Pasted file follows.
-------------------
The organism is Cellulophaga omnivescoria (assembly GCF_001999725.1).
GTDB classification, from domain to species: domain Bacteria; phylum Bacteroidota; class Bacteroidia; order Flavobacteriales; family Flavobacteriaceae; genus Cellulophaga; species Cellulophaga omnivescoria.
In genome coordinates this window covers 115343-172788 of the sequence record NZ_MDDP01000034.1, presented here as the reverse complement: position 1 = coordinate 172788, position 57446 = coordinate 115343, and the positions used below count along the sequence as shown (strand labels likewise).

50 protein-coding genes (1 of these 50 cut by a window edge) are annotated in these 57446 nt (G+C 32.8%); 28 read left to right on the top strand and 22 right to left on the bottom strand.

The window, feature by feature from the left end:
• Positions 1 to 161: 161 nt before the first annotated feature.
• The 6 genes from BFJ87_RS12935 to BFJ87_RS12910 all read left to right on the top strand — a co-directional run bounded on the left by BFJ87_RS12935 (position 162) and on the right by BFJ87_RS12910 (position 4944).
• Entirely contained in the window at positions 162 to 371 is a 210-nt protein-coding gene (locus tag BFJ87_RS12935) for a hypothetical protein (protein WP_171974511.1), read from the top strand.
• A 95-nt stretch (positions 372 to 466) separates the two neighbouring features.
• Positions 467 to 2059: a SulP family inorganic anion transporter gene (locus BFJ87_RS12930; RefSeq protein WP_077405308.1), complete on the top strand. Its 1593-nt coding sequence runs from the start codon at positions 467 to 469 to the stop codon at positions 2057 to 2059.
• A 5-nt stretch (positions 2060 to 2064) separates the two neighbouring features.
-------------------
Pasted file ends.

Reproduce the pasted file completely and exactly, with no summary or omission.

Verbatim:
The organism is Cellulophaga omnivescoria (assembly GCF_001999725.1).
GTDB classification, from domain to species: domain Bacteria; phylum Bacteroidota; class Bacteroidia; order Flavobacteriales; family Flavobacteriaceae; genus Cellulophaga; species Cellulophaga omnivescoria.
In genome coordinates this window covers 115343-172788 of the sequence record NZ_MDDP01000034.1, presented here as the reverse complement: position 1 = coordinate 172788, position 57446 = coordinate 115343, and the positions used below count along the sequence as shown (strand labels likewise).

50 protein-coding genes (1 of these 50 cut by a window edge) are annotated in these 57446 nt (G+C 32.8%); 28 read left to right on the top strand and 22 right to left on the bottom strand.

The window, feature by feature from the left end:
• Positions 1 to 161: 161 nt before the first annotated feature.
• The 6 genes from BFJ87_RS12935 to BFJ87_RS12910 all read left to right on the top strand — a co-directional run bounded on the left by BFJ87_RS12935 (position 162) and on the right by BFJ87_RS12910 (position 4944).
• Entirely contained in the window at positions 162 to 371 is a 210-nt protein-coding gene (locus tag BFJ87_RS12935) for a hypothetical protein (protein WP_171974511.1), read from the top strand.
• A 95-nt stretch (positions 372 to 466) separates the two neighbouring features.
• Positions 467 to 2059: a SulP family inorganic anion transporter gene (locus BFJ87_RS12930; RefSeq protein WP_077405308.1), complete on the top strand. Its 1593-nt coding sequence runs from the start codon at positions 467 to 469 to the stop codon at positions 2057 to 2059.
• A 5-nt stretch (positions 2060 to 2064) separates the two neighbouring features.